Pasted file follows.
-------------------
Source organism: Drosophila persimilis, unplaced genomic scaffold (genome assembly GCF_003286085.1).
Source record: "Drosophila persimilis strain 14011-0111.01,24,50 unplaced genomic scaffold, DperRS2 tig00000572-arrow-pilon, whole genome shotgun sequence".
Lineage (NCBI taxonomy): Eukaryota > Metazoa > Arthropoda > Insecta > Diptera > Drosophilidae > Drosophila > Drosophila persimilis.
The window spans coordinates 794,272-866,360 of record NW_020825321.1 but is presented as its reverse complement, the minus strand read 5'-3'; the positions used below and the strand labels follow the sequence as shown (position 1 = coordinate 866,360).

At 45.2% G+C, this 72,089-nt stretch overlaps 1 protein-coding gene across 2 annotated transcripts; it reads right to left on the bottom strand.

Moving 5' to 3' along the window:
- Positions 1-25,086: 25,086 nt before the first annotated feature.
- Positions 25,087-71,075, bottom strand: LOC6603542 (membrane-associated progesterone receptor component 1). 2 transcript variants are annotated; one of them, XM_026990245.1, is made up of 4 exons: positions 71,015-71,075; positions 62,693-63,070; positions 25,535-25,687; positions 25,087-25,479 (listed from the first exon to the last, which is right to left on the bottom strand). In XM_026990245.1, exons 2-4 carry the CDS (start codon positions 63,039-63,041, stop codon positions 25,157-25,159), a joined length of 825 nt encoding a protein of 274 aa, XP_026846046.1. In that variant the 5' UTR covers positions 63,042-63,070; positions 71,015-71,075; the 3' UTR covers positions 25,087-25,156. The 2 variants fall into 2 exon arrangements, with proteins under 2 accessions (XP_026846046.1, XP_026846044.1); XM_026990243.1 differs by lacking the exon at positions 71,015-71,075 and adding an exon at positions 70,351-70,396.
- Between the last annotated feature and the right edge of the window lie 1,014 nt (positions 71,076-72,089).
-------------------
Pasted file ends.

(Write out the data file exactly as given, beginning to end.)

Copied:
Source organism: Drosophila persimilis, unplaced genomic scaffold (genome assembly GCF_003286085.1).
Source record: "Drosophila persimilis strain 14011-0111.01,24,50 unplaced genomic scaffold, DperRS2 tig00000572-arrow-pilon, whole genome shotgun sequence".
Lineage (NCBI taxonomy): Eukaryota > Metazoa > Arthropoda > Insecta > Diptera > Drosophilidae > Drosophila > Drosophila persimilis.
The window spans coordinates 794,272-866,360 of record NW_020825321.1 but is presented as its reverse complement, the minus strand read 5'-3'; the positions used below and the strand labels follow the sequence as shown (position 1 = coordinate 866,360).

At 45.2% G+C, this 72,089-nt stretch overlaps 1 protein-coding gene across 2 annotated transcripts; it reads right to left on the bottom strand.

Moving 5' to 3' along the window:
- Positions 1-25,086: 25,086 nt before the first annotated feature.
- Positions 25,087-71,075, bottom strand: LOC6603542 (membrane-associated progesterone receptor component 1). 2 transcript variants are annotated; one of them, XM_026990245.1, is made up of 4 exons: positions 71,015-71,075; positions 62,693-63,070; positions 25,535-25,687; positions 25,087-25,479 (listed from the first exon to the last, which is right to left on the bottom strand). In XM_026990245.1, exons 2-4 carry the CDS (start codon positions 63,039-63,041, stop codon positions 25,157-25,159), a joined length of 825 nt encoding a protein of 274 aa, XP_026846046.1. In that variant the 5' UTR covers positions 63,042-63,070; positions 71,015-71,075; the 3' UTR covers positions 25,087-25,156. The 2 variants fall into 2 exon arrangements, with proteins under 2 accessions (XP_026846046.1, XP_026846044.1); XM_026990243.1 differs by lacking the exon at positions 71,015-71,075 and adding an exon at positions 70,351-70,396.
- Between the last annotated feature and the right edge of the window lie 1,014 nt (positions 71,076-72,089).